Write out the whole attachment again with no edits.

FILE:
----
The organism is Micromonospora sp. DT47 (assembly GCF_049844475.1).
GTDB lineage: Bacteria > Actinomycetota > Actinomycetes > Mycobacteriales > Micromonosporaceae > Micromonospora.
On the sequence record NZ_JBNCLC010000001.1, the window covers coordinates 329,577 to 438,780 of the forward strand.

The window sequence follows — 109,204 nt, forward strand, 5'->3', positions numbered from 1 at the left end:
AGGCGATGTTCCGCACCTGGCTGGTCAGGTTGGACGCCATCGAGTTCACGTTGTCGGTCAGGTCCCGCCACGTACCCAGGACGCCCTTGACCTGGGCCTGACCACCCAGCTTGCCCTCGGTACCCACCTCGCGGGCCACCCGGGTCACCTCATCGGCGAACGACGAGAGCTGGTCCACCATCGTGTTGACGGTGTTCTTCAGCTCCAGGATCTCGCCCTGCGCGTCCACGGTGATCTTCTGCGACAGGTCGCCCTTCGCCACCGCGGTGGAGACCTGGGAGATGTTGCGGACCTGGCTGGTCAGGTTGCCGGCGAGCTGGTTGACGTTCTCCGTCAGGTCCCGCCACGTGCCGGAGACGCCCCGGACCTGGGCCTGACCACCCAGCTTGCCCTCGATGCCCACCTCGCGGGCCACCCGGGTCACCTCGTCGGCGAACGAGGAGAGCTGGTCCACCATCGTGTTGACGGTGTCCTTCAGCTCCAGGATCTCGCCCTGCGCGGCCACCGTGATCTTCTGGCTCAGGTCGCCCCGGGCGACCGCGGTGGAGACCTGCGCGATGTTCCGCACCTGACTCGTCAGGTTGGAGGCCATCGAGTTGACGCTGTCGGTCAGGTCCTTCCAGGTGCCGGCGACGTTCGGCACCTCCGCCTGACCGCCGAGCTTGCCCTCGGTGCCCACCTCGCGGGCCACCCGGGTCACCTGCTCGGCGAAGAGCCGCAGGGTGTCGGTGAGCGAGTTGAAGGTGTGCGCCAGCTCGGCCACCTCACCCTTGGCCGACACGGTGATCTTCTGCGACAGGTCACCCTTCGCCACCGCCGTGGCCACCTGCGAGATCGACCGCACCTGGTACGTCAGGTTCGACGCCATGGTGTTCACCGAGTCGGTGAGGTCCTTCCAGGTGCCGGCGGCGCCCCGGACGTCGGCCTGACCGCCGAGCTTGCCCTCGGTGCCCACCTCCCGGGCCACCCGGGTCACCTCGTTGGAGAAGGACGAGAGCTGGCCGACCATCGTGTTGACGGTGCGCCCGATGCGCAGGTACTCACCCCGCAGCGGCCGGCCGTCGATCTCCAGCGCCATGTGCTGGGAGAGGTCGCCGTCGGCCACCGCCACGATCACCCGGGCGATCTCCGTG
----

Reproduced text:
The organism is Micromonospora sp. DT47 (assembly GCF_049844475.1).
GTDB lineage: Bacteria > Actinomycetota > Actinomycetes > Mycobacteriales > Micromonosporaceae > Micromonospora.
On the sequence record NZ_JBNCLC010000001.1, the window covers coordinates 329,577 to 438,780 of the forward strand.

The window sequence follows — 109,204 nt, forward strand, 5'->3', positions numbered from 1 at the left end:
AGGCGATGTTCCGCACCTGGCTGGTCAGGTTGGACGCCATCGAGTTCACGTTGTCGGTCAGGTCCCGCCACGTACCCAGGACGCCCTTGACCTGGGCCTGACCACCCAGCTTGCCCTCGGTACCCACCTCGCGGGCCACCCGGGTCACCTCATCGGCGAACGACGAGAGCTGGTCCACCATCGTGTTGACGGTGTTCTTCAGCTCCAGGATCTCGCCCTGCGCGTCCACGGTGATCTTCTGCGACAGGTCGCCCTTCGCCACCGCGGTGGAGACCTGGGAGATGTTGCGGACCTGGCTGGTCAGGTTGCCGGCGAGCTGGTTGACGTTCTCCGTCAGGTCCCGCCACGTGCCGGAGACGCCCCGGACCTGGGCCTGACCACCCAGCTTGCCCTCGATGCCCACCTCGCGGGCCACCCGGGTCACCTCGTCGGCGAACGAGGAGAGCTGGTCCACCATCGTGTTGACGGTGTCCTTCAGCTCCAGGATCTCGCCCTGCGCGGCCACCGTGATCTTCTGGCTCAGGTCGCCCCGGGCGACCGCGGTGGAGACCTGCGCGATGTTCCGCACCTGACTCGTCAGGTTGGAGGCCATCGAGTTGACGCTGTCGGTCAGGTCCTTCCAGGTGCCGGCGACGTTCGGCACCTCCGCCTGACCGCCGAGCTTGCCCTCGGTGCCCACCTCGCGGGCCACCCGGGTCACCTGCTCGGCGAAGAGCCGCAGGGTGTCGGTGAGCGAGTTGAAGGTGTGCGCCAGCTCGGCCACCTCACCCTTGGCCGACACGGTGATCTTCTGCGACAGGTCACCCTTCGCCACCGCCGTGGCCACCTGCGAGATCGACCGCACCTGGTACGTCAGGTTCGACGCCATGGTGTTCACCGAGTCGGTGAGGTCCTTCCAGGTGCCGGCGGCGCCCCGGACGTCGGCCTGACCGCCGAGCTTGCCCTCGGTGCCCACCTCCCGGGCCACCCGGGTCACCTCGTTGGAGAAGGACGAGAGCTGGCCGACCATCGTGTTGACGGTGCGCCCGATGCGCAGGTACTCACCCCGCAGCGGCCGGCCGTCGATCTCCAGCGCCATGTGCTGGGAGAGGTCGCCGTCGGCCACCGCCACGATCACCCGGGCGATCTCCGTG